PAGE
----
As a graduate of a highly selective college, I’m partially convinced by the skepticism—partially.
For argument’s sake, let’s stipulate that you can develop equivalent connections and an equally rich intellectual life somewhere other than at a highly selective college. That leaves a fair amount of je ne sais quoi that must make up the difference between the nonelite and the elite colleges to justify the debt.
It may feel crass to quantify like this, to try to put a price tag on cherished experiences in my life, but this is the grim math that parents and students are forced to perform each year during admissions season.
With hindsight and all the no-sour-grapes perspective I can muster, the answer still isn’t clear to me.
Along with the nascent tendency to question elite colleges is the occasional habit among elite-college graduates to play down their hard work and good fortune, and to claim indifference. Some will say they went to school “in New Haven” or “in Cambridge” instead of naming Yale or Harvard.
Is that just a mannered false modesty, or do elite-college graduates really feel blasé about their pedigrees and experience? It’s important for poor and middle-class parents and students to know: Does the emperor have clothes, or not?
I play down the names, too. But if asked, I answer forthrightly. I do care, though. It’s just that some of the ways that a highly selective college feels “worth it” to me are louche to admit. Maybe you talk about it with college classmates, but no one else, so others don’t have access to your honest impressions, made opaque by the noble impulse to mask privilege.
One slightly shaming word that comes to mind is “rarefied.” Elite colleges are elite in the sense of “rare,” not “superior.” Twenty years later, I still recall Swarthmore—fondly—as a combination of an Agatha Christie mystery at a country estate, an intellectual ocean cruise, and a TB sanitarium.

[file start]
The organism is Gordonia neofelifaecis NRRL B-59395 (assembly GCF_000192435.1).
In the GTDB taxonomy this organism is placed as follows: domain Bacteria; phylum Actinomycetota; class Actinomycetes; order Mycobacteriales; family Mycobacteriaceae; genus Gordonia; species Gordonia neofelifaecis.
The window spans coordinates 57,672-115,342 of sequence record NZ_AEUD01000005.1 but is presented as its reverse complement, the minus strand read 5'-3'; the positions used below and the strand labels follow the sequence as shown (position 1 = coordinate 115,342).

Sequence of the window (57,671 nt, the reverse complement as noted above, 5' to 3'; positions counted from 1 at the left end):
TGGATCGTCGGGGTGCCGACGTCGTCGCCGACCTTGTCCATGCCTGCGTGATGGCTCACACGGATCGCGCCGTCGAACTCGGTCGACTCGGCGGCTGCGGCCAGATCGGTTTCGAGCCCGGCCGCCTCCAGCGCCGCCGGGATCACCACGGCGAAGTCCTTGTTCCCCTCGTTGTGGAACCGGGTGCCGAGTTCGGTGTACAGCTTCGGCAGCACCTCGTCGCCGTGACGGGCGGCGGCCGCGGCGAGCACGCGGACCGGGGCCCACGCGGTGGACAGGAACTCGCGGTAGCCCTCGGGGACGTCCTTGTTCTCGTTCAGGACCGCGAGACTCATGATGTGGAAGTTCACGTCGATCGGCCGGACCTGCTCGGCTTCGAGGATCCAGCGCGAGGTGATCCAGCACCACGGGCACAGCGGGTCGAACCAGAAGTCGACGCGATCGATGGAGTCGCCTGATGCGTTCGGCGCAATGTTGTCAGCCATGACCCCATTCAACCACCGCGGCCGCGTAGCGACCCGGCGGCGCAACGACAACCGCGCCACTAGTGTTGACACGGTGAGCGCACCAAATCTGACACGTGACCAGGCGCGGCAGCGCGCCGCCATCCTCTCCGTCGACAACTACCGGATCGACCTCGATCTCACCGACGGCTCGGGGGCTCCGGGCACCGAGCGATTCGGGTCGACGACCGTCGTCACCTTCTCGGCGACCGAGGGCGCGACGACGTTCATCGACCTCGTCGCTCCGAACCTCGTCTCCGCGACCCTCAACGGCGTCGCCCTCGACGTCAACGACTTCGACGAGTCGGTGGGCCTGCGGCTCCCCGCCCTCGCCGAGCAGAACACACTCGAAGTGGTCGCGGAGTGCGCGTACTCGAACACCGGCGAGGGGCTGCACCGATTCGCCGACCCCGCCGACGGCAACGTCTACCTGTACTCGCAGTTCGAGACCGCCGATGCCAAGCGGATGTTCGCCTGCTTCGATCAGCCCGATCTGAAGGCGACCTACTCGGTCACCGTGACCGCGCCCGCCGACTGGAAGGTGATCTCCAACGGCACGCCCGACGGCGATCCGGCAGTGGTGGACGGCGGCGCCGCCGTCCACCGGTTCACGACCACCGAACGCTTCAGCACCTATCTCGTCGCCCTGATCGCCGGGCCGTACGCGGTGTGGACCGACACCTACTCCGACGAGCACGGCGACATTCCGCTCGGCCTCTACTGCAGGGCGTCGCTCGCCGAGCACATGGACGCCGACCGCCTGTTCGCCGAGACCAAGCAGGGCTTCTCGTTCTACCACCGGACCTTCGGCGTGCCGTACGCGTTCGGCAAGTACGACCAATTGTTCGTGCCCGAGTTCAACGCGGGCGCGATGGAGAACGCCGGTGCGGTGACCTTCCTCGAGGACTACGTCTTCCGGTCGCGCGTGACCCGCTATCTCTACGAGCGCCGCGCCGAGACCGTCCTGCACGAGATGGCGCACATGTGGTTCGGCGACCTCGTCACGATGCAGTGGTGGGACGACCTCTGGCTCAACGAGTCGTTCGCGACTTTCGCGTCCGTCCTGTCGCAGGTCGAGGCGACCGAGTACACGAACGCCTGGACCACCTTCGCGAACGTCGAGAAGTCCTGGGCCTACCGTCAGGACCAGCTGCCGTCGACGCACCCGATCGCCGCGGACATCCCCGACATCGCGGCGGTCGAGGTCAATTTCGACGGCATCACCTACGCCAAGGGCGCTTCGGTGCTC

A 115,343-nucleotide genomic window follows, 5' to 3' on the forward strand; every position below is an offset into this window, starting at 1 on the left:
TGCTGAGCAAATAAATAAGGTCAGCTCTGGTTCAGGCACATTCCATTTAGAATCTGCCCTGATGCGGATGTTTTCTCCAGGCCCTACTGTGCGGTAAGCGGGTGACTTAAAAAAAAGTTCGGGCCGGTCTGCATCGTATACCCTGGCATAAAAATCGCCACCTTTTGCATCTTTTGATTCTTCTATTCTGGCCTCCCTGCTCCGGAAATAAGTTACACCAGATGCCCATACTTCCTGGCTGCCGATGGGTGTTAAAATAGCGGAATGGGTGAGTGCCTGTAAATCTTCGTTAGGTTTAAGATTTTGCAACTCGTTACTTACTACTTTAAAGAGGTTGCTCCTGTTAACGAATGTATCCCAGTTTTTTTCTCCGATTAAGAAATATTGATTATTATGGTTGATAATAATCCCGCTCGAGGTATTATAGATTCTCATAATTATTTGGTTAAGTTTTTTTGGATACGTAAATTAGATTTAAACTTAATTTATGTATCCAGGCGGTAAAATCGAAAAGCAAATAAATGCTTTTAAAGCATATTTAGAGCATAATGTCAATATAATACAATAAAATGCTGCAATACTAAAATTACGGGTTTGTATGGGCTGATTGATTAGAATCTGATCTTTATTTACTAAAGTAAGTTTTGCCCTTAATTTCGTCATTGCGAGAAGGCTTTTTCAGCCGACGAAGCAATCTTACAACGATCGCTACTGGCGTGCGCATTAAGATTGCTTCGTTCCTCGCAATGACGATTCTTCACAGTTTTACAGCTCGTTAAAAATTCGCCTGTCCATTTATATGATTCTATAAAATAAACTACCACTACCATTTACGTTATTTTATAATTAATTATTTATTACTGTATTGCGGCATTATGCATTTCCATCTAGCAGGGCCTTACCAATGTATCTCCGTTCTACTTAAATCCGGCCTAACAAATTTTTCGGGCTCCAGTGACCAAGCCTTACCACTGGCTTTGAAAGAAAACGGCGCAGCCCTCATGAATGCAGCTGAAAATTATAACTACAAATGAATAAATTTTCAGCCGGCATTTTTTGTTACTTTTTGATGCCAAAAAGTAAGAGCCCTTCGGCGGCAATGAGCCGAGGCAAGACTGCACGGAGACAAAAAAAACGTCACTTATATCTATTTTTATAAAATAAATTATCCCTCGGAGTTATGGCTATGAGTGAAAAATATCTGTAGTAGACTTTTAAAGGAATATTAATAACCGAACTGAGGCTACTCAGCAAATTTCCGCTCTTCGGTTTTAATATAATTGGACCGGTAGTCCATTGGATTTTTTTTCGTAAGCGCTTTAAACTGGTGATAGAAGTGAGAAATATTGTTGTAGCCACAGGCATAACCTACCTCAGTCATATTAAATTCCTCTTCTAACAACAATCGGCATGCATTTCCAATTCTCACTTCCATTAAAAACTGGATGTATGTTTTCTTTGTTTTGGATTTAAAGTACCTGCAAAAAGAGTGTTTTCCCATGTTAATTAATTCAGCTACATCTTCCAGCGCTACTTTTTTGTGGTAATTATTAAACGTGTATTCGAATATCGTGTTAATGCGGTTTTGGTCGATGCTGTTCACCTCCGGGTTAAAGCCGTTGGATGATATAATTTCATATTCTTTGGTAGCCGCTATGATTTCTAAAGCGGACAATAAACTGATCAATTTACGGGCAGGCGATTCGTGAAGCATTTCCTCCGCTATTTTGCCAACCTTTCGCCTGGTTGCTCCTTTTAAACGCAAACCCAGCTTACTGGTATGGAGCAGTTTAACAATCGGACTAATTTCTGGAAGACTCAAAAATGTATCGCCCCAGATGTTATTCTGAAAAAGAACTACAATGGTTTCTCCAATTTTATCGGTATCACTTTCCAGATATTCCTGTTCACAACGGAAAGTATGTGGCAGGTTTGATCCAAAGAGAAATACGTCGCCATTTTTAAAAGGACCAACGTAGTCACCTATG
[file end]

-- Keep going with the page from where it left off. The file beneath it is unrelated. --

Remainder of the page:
Not all students at elite colleges are creative, smart, curious, and ambitious, but your chances of finding a positive-trait-homogeneity-hothouse are better there than in most offices, professions, and neighborhoods because of the collective belief in the value that these colleges still inspire. Like any other rare and pleasing thing, be it a quarterback, a truffle, or a blue diamond, you’ll pay more just for the rarity of it.
The pleasures of rarity chafe against the democratic soul, and can inspire the familiar mockery that elite schools aren’t the “real world,” as if meaningful and true things about the human condition can be learned only in a milieu of perfect averageness.
But don’t we want our children to get one chance to experience an unreal place, the fantastic? To have the thought experiment of seeing what grows under exceptional circumstances, where you can refine your sense of the possible?
The elite college grounded me. I mean that spiritually and psychologically, not practically. An acquaintance of mine, who got her B.A. and Ph.D. from Yale, is modest about her credentials. However, she once put it this way: “There are times in your life when you really do need to say to someone, ‘I have a Ph.D. from Yale.'”